The ban focuses on the automated features of robots and automated weapons and not on the programs that institutions have intentionally put in place to destroy their enemy. Therefore, he argues that the whole debate on the ban is useless because it is wrong to use automated machines to inflict terror or kill the enemy. The use of a weapon by the people to kill the enemy must also be wrong, as both techniques aim at killing the people. There is no reason that humans killing other humans using non-automated weapons is justified, but the same action by automated weapons is criticized as cruel and unethical. Consequently, humans must change their strategies of war, and everyone must contribute to it instead of banning the robots, which are a mere manifestation of human planning and war strategies.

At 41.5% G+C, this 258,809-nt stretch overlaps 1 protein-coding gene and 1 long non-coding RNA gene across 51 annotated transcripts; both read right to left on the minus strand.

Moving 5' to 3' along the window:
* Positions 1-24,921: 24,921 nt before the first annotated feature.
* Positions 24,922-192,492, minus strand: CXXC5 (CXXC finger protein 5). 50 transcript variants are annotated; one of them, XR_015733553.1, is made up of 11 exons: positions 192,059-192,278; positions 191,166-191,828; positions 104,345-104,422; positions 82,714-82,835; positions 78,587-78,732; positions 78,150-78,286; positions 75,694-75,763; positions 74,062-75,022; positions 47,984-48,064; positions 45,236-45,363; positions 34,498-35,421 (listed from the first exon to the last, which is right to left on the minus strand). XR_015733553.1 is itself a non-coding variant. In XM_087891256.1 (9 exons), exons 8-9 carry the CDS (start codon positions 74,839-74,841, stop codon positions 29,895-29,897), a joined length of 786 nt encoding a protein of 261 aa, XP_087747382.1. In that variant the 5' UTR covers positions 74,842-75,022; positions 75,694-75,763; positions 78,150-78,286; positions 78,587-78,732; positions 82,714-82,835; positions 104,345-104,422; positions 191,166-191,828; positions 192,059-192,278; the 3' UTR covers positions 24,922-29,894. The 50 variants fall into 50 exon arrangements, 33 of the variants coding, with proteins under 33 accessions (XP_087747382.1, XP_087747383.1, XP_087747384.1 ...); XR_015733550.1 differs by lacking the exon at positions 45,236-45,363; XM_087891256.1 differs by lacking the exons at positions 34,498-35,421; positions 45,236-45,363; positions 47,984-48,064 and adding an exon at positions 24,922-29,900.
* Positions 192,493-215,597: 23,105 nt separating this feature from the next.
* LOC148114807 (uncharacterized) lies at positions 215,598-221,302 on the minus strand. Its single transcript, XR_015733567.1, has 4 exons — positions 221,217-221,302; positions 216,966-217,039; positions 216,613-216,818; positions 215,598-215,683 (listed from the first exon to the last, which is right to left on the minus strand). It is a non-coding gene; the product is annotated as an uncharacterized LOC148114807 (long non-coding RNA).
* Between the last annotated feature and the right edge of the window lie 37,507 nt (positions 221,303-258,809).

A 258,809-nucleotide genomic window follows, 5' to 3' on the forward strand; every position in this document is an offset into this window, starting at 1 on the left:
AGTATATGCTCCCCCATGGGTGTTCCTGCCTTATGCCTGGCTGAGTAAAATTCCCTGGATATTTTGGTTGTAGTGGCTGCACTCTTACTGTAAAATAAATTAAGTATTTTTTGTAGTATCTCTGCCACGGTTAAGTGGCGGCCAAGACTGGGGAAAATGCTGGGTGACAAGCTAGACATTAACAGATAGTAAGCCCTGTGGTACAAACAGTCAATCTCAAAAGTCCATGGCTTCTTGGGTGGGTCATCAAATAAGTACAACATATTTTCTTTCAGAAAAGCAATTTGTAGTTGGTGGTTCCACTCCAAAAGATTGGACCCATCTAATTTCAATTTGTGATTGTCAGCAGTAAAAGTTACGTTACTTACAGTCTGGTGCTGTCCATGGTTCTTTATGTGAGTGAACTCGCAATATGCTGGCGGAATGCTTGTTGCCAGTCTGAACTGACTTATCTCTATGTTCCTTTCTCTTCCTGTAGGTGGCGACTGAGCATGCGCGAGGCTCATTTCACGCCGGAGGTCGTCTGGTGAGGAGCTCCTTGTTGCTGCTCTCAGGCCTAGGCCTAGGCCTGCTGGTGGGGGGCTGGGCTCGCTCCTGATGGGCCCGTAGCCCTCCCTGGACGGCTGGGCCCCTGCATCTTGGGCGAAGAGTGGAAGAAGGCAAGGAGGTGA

Although the author likely argues that humans are involved in the programming of robots, it is a fallacy to equate their potential and ethics. The automated machines are only focused on the commands that have been written into the program regardless of the situation that might occur at the time of the war or conflict, for the weapons which human operators are easy to control compared to the robots, which follow the instructions that were written sitting in front of a computer analyzing earlier data. The use of automated machines and robots cannot account for the situation, as it might harm people rather than serve them. Consequently, comparing human skills with automated computer skills is a fallacy. It might make sense at first glance that the actions of humans and automated machines might be similar in the situation of war. It does not mean that they are similar or the same as the author assumes. The pre-written orders might not serve the purpose of the war situation. Although they might be efficient in killing and targeting the target, that might be the problem because killing is not always required. For instance, if a person has set a timer to take a picture on her phone, but at the last moment, the person sneezes and the picture is ruined. The use of automated machines is a similar problem as they cannot be stopped or intervened after beginning. In the case of a camera photo, a person can delete and retake the photo, but damage to human life cannot be retrieved. Hence, equalizing human-controlled weapons does not have the same ethical issues as the person can stop after firing two or three bullets, but automated robots are unstoppable. Due to this, it has different ethical implications than non-automated weapons.